The body of Danish Siddiqui, a Pulitzer-winning Reuters photojournalist who was killed in Afghanistan earlier this month, was badly mutilated in Taliban custody, a report by The New York Times said, quoting officials.

Siddiqui was killed on 16 July, in Kandahar’s Spin Boldak district, while covering clashes between the Taliban and Afghan commandos.

Initial photographs from the scene showed that although Siddiqui’s body had multiple wounds, it was fully intact, the report said.

But by that evening, when the body was handed over to the Red Cross and transferred to a local hospital, it had been badly mutilated, according to two Indian officials and two Afghan health officials.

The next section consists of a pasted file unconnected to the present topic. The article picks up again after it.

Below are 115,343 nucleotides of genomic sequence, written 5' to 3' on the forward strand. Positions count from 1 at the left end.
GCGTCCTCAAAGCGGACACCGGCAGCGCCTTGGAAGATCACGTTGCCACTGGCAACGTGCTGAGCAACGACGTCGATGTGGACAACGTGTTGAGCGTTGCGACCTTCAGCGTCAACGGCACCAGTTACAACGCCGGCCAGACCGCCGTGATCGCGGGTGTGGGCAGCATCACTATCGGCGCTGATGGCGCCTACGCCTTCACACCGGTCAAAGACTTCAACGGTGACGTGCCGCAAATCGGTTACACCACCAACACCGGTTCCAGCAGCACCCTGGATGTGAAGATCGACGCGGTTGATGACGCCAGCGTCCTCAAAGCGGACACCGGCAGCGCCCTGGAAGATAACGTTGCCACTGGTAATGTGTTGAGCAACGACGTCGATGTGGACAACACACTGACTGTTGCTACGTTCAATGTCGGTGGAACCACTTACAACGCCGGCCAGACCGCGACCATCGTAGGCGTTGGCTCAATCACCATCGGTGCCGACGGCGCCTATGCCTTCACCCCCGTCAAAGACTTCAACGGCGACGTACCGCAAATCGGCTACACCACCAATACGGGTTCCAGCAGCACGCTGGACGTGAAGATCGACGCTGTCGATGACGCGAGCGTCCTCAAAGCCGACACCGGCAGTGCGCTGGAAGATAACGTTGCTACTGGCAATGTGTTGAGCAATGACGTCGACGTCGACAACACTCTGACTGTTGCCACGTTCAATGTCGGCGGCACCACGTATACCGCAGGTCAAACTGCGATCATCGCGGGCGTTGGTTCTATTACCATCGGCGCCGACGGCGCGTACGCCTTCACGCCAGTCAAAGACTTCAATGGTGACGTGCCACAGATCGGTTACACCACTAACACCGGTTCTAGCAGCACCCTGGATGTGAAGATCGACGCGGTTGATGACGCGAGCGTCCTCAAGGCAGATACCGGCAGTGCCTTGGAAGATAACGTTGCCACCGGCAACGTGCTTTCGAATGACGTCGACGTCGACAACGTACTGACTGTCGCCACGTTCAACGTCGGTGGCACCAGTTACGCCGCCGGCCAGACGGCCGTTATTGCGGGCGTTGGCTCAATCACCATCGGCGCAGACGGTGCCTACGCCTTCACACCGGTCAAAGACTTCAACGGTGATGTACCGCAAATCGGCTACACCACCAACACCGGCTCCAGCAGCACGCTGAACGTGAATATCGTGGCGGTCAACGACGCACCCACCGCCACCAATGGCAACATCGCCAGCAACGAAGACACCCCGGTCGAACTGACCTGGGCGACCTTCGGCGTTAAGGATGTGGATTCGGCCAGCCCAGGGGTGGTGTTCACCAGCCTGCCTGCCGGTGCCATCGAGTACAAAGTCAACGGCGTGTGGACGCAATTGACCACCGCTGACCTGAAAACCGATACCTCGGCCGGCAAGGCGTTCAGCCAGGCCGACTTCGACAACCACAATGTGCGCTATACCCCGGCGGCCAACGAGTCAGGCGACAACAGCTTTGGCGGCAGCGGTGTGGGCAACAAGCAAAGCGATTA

One Indian official said that the body had nearly a dozen bullet wounds along with tyre marks on his face and chest. Another official said that Siddiqui’s face was unrecognisable.

But a Taliban spokesman, Zabihullah Mujahid, denied any wrongdoing, the report said. Mujahid said that they were under orders to treat bodies with respect and to hand them over to local elders or the Red Cross.

Recently, a report published by American magazine Washington Examiner also said that Siddiqui was not simply killed in a crossfire, nor was he collateral damage, rather he was brutally murdered by the Taliban.

The report said that after a Taliban ambush, Siddiqui was hit with shrapnel, following which he and his team went to a local mosque for first aid. As the word spread, however, that a journalist was in the mosque, the Taliban attacked.

The local investigation suggests that the Taliban attacked the mosque only because of Siddiqui’s presence there, it said.


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